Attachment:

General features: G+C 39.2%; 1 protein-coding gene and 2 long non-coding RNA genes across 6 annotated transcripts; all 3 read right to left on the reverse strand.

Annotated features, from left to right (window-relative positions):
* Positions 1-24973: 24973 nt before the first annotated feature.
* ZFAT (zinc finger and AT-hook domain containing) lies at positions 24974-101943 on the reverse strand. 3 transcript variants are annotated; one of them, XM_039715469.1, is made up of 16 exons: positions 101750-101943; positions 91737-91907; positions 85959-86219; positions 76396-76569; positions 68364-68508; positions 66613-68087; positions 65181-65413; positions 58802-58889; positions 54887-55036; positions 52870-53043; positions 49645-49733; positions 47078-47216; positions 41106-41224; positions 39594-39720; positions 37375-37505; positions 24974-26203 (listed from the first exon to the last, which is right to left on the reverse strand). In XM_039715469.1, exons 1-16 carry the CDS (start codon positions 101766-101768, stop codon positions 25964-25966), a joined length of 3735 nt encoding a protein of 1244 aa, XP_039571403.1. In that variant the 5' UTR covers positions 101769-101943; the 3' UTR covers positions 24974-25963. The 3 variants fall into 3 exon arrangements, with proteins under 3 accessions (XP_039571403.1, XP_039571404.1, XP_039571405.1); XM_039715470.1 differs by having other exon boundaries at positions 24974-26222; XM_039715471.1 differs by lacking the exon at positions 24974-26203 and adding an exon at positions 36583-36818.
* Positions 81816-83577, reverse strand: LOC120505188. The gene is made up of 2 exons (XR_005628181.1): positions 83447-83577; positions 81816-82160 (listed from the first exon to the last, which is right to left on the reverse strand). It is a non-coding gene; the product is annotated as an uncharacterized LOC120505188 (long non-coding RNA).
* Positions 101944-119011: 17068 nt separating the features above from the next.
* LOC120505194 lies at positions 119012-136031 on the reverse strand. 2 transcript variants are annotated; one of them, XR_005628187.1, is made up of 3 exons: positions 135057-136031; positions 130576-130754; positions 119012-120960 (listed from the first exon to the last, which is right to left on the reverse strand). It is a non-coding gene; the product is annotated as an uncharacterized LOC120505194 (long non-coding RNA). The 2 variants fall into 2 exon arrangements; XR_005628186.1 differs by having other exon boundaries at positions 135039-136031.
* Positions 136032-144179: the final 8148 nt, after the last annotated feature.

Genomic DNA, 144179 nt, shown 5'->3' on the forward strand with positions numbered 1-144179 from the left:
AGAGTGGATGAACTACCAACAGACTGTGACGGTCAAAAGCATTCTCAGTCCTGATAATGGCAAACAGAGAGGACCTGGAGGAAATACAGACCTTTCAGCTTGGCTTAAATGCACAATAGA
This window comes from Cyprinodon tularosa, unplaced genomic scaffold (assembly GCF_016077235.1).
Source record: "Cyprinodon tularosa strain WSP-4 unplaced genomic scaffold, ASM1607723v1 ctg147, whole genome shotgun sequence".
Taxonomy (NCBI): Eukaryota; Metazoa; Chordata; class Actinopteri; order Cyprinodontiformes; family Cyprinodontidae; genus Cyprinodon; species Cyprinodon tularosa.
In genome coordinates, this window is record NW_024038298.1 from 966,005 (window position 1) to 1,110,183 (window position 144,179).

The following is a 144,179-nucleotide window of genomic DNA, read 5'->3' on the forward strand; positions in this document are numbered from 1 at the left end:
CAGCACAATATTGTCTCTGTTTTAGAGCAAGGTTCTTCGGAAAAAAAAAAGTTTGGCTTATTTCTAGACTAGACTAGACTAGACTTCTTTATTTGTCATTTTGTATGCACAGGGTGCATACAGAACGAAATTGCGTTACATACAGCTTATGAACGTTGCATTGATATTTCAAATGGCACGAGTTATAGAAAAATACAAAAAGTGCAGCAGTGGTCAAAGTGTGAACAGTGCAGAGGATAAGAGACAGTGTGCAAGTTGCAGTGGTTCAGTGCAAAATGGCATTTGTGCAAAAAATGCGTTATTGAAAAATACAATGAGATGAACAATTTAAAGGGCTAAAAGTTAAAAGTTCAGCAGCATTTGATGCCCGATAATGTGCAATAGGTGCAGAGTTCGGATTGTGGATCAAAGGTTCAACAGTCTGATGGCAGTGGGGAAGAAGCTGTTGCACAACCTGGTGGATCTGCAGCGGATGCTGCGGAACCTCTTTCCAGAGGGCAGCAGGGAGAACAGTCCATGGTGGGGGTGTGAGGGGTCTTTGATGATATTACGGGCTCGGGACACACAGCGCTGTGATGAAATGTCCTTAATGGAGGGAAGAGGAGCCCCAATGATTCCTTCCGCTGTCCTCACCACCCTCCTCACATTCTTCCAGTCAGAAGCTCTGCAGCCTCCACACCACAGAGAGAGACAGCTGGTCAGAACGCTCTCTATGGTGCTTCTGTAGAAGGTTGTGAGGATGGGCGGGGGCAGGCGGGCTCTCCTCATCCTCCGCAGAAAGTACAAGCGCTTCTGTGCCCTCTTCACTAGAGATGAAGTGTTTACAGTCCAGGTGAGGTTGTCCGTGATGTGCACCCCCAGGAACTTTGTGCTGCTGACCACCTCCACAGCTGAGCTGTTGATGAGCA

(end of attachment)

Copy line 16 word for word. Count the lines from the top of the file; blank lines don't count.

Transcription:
CAGCACAATATTGTCTCTGTTTTAGAGCAAGGTTCTTCGGAAAAAAAAAAGTTTGGCTTATTTCTAGACTAGACTAGACTAGACTTCTTTATTTGTCATTTTGTATGCACAGGGTGCATACAGAACGAAATTGCGTTACATACAGCTTATGAACGTTGCATTGATATTTCAAATGGCACGAGTTATAGAAAAATACAAAAAGTGCAGCAGTGGTCAAAGTGTGAACAGTGCAGAGGATAAGAGACAGTGTGCAAGTTGCAGTGGTTCAGTGCAAAATGGCATTTGTGCAAAAAATGCGTTATTGAAAAATACAATGAGATGAACAATTTAAAGGGCTAAAAGTTAAAAGTTCAGCAGCATTTGATGCCCGATAATGTGCAATAGGTGCAGAGTTCGGATTGTGGATCAAAGGTTCAACAGTCTGATGGCAGTGGGGAAGAAGCTGTTGCACAACCTGGTGGATCTGCAGCGGATGCTGCGGAACCTCTTTCCAGAGGGCAGCAGGGAGAACAGTCCATGGTGGGGGTGTGAGGGGTCTTTGATGATATTACGGGCTCGGGACACACAGCGCTGTGATGAAATGTCCTTAATGGAGGGAAGAGGAGCCCCAATGATTCCTTCCGCTGTCCTCACCACCCTCCTCACATTCTTCCAGTCAGAAGCTCTGCAGCCTCCACACCACAGAGAGAGACAGCTGGTCAGAACGCTCTCTATGGTGCTTCTGTAGAAGGTTGTGAGGATGGGCGGGGGCAGGCGGGCTCTCCTCATCCTCCGCAGAAAGTACAAGCGCTTCTGTGCCCTCTTCACTAGAGATGAAGTGTTTACAGTCCAGGTGAGGTTGTCCGTGATGTGCACCCCCAGGAACTTTGTGCTGCTGACCACCTCCACAGCTGAGCTGTTGATGAGCA